Mammalian cell-based libraries offer a physiologically relevant context for high throughput screening of high affinity antibodies. Current technologies using retroviruses to develop mammalian cell libraries result in random, multiple copy integration at various loci of the genome. As a result, the expression level amongst different cells in the library is varied leading to false representation of the binding affinity of individual molecules. In this talk, we introduce the TARGATT™ site-specific, integrase-mediated gene integration technology which provides an efficient strategy for integrating a gene of interest into a preselected, transcriptionally active locus. A TARGATT™-HEK293 master cell line was generated to enable knock-in of only a single copy of the transgene in every cell at the same locus, with efficiency over 90%. The TARGATT™ system thus provides an efficient platform with uniform transgene expression and reproducibility for constructing large isogenic cell libraries for rapid, high throughput antibody screening. The same system can also be used for bioproduction, protein evolution, target validation and safety assessment in immuno-oncology, GPCR and ion channels.
How-to Guide for TARGATT™ Transgenic Kit, by Dr Ruby Chen-Tsai (December 2017)
The TARGATT™ Transgenic Kit is designed to create site-specific knock-in transgenic mice at a defined chromosomal locus in a more efficient and significantly faster way over traditional methods. Generating transgenic mice by conventional methods (e.g. pronuclear microinjection or lentiviral injection) has following limitations, first of which is random insertion of the transgene. Random insertion of a transgene results in position effect where either the transgene is prone to silencing or endogenous gene expression is disrupted. Secondly, transgenes can be inserted as multiple copies, resulting in instability at the insertion locus. Using our proprietary site-specific DNA integration system, TARGATT™, combined with our genetically engineered TARGATT™ mice (strain code 549), you can generate your desired trangenic mouse models with guaranteed gene expression in as little as three months.
This video gives a step-by-step overview on how to use the TARGATT™ Trangenic Kit and the TARGATT™ technology to generate site-specific knock-in mouse models.
Engineering of Isogenic Cell Lines Using the CRISPR/Cas9 Technology, and Precise Characterization of Low Allelic Frequency FFPE Cell Line Blocks for Use as Molecular Reference Standards (November 2017)
Cancer is a heterogeneous disease in which hundreds of genes, and many thousands of mutations, have been implicated in oncogenesis. As we enter an era of precision tumor profiling, there is a significant need for molecular reference standards that can be employed for assay development and quality assurance in order to validate assay performance, and understand cross-site and inter-operator reproducibility. Cell-line based reference standards are ideal for this application, since they represent a biologically-relevant, reproducible, and renewable source of control materials. With this in mind, we have engineered a reference bank of cell lines that contain over 250 oncogenic point mutations, insertions, and deletions, which are spread across multiple genes, including EGFR, KRAS, BRAF, PIK3CA, NRAS, HRAS, and TP53. Here, we present data on the utility of these cell lines for reference standard generation, using an engineered, EGFR C797S cell line as a case study. This mutation is an emerging resistance marker to EGFR T790M-targeted therapeutics.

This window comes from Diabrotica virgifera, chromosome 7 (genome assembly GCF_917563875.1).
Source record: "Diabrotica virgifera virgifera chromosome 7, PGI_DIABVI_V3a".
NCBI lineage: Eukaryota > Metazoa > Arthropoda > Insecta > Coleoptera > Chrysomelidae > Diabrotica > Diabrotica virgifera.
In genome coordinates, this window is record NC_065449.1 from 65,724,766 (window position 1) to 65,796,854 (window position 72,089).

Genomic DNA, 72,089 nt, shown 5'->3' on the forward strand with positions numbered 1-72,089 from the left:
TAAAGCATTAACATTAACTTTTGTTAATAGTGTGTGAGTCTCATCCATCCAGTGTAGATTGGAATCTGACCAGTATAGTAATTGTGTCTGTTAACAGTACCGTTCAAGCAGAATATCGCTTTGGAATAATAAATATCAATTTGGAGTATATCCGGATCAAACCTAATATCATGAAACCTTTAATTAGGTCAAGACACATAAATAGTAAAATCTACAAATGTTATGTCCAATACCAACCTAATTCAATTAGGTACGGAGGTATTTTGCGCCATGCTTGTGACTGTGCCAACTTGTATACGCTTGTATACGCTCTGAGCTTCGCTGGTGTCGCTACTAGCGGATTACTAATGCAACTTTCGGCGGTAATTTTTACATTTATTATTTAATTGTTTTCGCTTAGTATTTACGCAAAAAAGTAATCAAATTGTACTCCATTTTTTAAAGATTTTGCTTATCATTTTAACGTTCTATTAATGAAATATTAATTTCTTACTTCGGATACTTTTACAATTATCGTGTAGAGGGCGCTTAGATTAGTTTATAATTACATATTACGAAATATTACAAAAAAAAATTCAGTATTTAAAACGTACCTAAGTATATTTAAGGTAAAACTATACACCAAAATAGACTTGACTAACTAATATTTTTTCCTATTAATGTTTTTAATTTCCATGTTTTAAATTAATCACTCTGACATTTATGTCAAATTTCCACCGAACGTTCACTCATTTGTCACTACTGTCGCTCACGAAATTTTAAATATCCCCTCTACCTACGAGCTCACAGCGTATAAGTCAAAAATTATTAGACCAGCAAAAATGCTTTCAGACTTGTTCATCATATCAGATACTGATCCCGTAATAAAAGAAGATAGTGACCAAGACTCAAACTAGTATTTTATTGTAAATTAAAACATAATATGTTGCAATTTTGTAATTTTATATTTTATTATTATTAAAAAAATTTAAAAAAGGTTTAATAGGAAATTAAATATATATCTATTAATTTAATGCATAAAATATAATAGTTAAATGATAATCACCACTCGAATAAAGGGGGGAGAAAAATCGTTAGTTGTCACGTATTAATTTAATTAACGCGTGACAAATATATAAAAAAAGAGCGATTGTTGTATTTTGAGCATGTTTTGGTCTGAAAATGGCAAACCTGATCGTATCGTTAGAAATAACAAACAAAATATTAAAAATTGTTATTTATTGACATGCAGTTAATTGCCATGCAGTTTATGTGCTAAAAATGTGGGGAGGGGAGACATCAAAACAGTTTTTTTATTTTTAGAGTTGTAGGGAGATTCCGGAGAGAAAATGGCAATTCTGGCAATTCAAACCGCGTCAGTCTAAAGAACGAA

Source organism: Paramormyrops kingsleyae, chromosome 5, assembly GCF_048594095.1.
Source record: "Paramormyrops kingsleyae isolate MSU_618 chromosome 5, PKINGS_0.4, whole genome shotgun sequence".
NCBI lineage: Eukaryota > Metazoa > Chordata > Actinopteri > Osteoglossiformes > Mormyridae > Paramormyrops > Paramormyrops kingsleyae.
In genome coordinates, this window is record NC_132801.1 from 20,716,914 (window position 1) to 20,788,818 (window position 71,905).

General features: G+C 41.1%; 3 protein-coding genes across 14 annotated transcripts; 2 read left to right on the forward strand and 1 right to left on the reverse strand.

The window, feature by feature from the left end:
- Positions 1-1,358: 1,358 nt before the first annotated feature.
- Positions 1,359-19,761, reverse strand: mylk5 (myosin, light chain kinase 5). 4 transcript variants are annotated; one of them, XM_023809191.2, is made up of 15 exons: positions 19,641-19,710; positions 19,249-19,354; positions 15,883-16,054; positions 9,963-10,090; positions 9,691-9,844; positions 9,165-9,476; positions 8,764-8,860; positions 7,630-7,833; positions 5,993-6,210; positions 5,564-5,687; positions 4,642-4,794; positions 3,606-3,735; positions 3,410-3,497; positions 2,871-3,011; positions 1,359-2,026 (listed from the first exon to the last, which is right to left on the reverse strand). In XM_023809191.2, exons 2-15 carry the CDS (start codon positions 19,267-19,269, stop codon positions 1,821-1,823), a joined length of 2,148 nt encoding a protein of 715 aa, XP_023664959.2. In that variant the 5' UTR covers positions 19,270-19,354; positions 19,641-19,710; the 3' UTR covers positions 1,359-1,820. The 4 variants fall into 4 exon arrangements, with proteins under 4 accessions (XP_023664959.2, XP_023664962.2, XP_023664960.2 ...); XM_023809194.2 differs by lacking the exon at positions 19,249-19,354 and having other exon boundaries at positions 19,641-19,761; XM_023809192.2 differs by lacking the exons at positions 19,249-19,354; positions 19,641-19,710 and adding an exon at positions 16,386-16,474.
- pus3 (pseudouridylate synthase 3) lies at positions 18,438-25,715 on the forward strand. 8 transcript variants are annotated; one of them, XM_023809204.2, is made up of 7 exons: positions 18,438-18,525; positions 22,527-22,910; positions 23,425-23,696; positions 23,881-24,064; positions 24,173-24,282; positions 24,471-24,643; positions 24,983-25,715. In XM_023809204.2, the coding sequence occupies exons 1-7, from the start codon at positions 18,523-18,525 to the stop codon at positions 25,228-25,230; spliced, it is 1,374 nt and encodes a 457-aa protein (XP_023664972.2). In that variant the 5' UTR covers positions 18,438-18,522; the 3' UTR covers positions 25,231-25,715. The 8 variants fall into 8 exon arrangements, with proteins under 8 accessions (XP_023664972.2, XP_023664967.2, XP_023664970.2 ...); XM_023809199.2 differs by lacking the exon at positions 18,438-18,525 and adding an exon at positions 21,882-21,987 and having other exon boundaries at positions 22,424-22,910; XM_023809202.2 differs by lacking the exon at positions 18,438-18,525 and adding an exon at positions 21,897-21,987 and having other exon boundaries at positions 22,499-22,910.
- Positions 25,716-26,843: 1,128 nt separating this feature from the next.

Human induced pluripotent stem cell (iPSC) technology offers the benefits of a cell line coupled with the advantage of using human primary cells. Additionally, iPSCs are also amenable to genome editing, and engineered iPSCs and their isogenic control lines can be terminally differentiated into cells of multiple lineages. This presents an almost limitless access to relevant and predictive disease models for basic research, drug discovery, toxicity screening and hopefully for regenerative cell therapy. In this webinar, we will elaborate on a panel of iPSC lines engineered for neurotoxicity assays and disease modeling. The cell lines in this panel include: 1) control lines, 2) patient-specific lines, 3) lineage-specific knock-in reporters, 4) isogenic controls of single and double knock-outs. We have also established scalable protocols for generating differentiated cells in an assay ready format. This talk will focus on the utility of these lines for neurotoxicity assays, including assays to determine the specificity of different neural cell types for a small range of chemicals and drugs from the Tox21 library, as well as for neuroprotective assays with dopaminergic neurons.
Highlights of this webinar:
- Overview of iPSC genome editing and differentiation technology
- Panel of engineered iPSCs for neurotoxicity assays
- Neural differentiation and neurotoxicity/ neuroprotection screening assays
Choosing the Right Genome Editing Technology for Your Mouse Models: CRISPR, TARGATT™ and Beyond... (February 2017)
Highlights of this Webinar:
- Overview on available genome editing technologies in generating mouse models.
- Pros and cons of each technology
- Examples of animal and cell models generated by CRISPR and TARGATT™
- Next generation genome editing tools?